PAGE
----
On the women’s team, Diggins also qualifies to make the jump from B- to A-team status, as she finished the season ranked 26th, putting her firmly in the distance red group. In her first season on the World Cup as a USST member, she turned heads with consistent results in the top-30 in both sprint and distance races, and joined up with Randall for a team sprint silver medal in Milan, Italy. Diggins could not be reached for comment.
The top sprinter on the U.S. men’s team, Newell more or less expected a spot on the A-team after ranking 16th on the World Cup sprint list. He notched two of the best individual results of the year, placing sixth and seventh in World Cup classic sprints, and was the lone American male to score both sprint and distance points.
“Although that OK’s me a spot on the A team, I’m really looking for more than that,” Newell wrote in an email. “I wouldn’t be pressing on if I didn’t think there was a serious shot at medals in the next few years. That’s a main goal for anyone who will be on the A team, we need athletes who really see themselves going for a medal and not just skiing.”
For Freeman, who said he never really hit his stride last season, that’s likely why the USST is expected to keep him onboard as an A-teamer.
“I’m back on the A-team because of what I’ve done in the past, not because of what I did last year, and that’s never a good feeling,” Freeman said. “But I know where I made some mistakes last year, and I’m confident that I can get back to where I want to be, which is actually better than I’ve ever been.”
A Type-1 diabetic, Freeman, 30, has dealt with blood-sugar issues in the past, but was candid about how his personal struggles last season following a breakup affected his racing.
“I knew I wasn’t at my best last year and the U.S. Ski Team realized I wasn’t at my best last year and they believe in me,” he said. “I still believe in me, so I’m back.”
This summer, Freeman planned to work on his mass start glucose management by carrying a small amount of sports drink while racing for a steady supply of sugar. Earlier this month, he started the experimental process in Park City, Utah, and would follow up with the studies there in early May.
With six anticipated members on the A-team (Hamilton, Newell, Freeman, Randall, Diggins and Stephen), funding will likely be tight. Freeman said that while he was unsure how it would break down, he expected the ski team to concentrate on giving the best support in the winter. He said that was important and considerably better than when he started with the team more than a decade ago.
“In 2001, I was glide waxing my own skis at World Championships,” Freeman said. “Now we have four wax guys at every World Cup. We’ve come a long way and I think the support at international races is probably the most important thing.”
He noted the importance of clubs in supporting their athletes, even those who reach the highest level of the sport, and said that could be the trend in the near future.
“For a long time, it seemed the better our results, the more money the ski team gave us. That’s no longer the case,” Freeman said. “Based on what Kikkan did last year and the fact that we didn’t get a raise, we’re probably not going to get a raise in the foreseeable future unless the economy turns around and the ski team gets more money.”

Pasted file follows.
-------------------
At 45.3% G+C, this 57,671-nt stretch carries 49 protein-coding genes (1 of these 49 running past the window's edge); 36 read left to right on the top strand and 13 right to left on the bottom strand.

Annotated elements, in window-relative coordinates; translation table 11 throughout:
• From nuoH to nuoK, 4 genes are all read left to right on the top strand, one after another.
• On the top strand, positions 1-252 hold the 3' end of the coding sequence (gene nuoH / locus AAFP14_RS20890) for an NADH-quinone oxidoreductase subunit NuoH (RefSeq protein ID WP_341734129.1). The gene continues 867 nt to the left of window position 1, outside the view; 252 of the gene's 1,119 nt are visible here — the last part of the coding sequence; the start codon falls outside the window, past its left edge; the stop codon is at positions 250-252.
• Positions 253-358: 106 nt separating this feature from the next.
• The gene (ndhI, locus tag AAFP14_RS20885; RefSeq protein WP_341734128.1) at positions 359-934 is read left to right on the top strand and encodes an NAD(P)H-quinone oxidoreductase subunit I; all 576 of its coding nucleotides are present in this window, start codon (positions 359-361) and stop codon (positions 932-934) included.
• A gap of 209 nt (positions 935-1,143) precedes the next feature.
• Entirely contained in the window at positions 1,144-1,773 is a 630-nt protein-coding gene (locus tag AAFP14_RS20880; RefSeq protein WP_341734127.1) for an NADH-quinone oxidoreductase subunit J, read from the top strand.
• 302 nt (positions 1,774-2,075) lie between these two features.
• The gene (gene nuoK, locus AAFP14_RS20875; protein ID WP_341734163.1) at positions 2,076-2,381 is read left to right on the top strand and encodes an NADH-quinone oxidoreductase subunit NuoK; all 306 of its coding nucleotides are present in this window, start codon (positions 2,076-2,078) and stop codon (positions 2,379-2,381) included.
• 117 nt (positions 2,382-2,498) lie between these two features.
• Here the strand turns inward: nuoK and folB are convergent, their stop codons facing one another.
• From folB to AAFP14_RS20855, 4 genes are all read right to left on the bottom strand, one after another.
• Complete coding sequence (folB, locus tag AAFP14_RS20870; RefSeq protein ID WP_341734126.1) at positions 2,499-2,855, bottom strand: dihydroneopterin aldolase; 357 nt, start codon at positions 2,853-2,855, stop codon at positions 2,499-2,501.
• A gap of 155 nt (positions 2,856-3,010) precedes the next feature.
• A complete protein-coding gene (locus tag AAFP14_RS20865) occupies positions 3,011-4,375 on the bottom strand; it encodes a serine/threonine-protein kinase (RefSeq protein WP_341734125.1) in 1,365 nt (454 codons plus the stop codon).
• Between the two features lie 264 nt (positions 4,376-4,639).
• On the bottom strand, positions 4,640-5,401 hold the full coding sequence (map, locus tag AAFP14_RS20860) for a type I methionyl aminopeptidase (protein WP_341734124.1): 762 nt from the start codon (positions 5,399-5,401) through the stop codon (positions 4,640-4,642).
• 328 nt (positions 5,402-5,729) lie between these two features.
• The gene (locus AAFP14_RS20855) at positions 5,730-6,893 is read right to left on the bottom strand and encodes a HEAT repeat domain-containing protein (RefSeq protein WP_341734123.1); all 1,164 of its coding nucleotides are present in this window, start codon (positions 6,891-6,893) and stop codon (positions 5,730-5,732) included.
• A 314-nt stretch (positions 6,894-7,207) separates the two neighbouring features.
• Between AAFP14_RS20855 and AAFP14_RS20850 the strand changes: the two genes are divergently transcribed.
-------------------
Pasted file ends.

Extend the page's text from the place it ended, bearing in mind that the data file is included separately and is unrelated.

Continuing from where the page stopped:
The overall sprint World Cup winner, Randall is a shoe-in for the A-team. She finished fifth overall, and Diggins and Stephen also made the top-50 criteria, placing a respective 26th and 28th in the distance rankings.
Stephen finished off the season with an 18th at World Cup Finals, and before that produced consistent top-30s and personal-best results throughout the winter, including the eighth-best final climb in the Tour de Ski.
Sadie Bjornsen, who achieved a silver medal with Randall in a team sprint in December, expected to be renamed to the B-team. She earned her first career World Cup points in 2012, but said she thought she needed a top-15 individual finish to reach the next level.
“The thing about the B-team, you’re not getting financial support, but it’s the actual structure you receive on the B-team, the support of going to the World Cup, you have a set of people willing to take care of you,” Bjornsen said. “I think that at the beginning of the year, I was feeling frustrated; ‘OK, how does this actually help me?’ But as I started racing through the year, I realized how much you get.”
Regardless, she said any USST status helps with sponsors, as it likely did for her brother Erik. Currently a D-team member, he declined to comment on the pending nominations.
Efforts to reach several of the women on the team were unsuccessful, leaving the placement up to speculation. Sargent finished 49th in the sprint standings and scored distance points as well, and Holly Brooks of Alaska Pacific University traveled with the USST all season and was likely vying for a spot on the team. Brooks narrowly missed an automatic bid in ranking 55th overall on the World Cup.
Brooks is the most interesting case, not fitting the mold of the established ski team veteran, nor the young up-and-comer.
With regular appearances in the points in the early part of the season, Brooks appeared on-track for a spot on the USST before being derailed by a wrist injury. The A-team is likely out of reach this season, but she is a strong candidate for the B-team.
The D-team was also up for grabs, but the final word on its two current racers, Erik Bjornsen and Skyler Davis was not publicized.
Whitcomb said their commitment made the development team worth reinstituting this year.
“I would like to see more people on the D-team,” Whitcomb said. “But the same level of commitment is going to be required of D-team athletes as it will of A-team athletes. We need 100 percent buy-in.”
On the coaching front, Pete Vordenberg resigned Tuesday after coaching the team for more than 10 years. A two-time Olympian, he was the head coach of the USST for six years and also served as the development coach and men’s head World Cup coach.
Vordenberg, 40, said he was stepping down to spend more time with his new family. The structure of next season’s coaching and support staff has yet to be announced.
Chelsea Little and Audrey Mangan contributed reporting.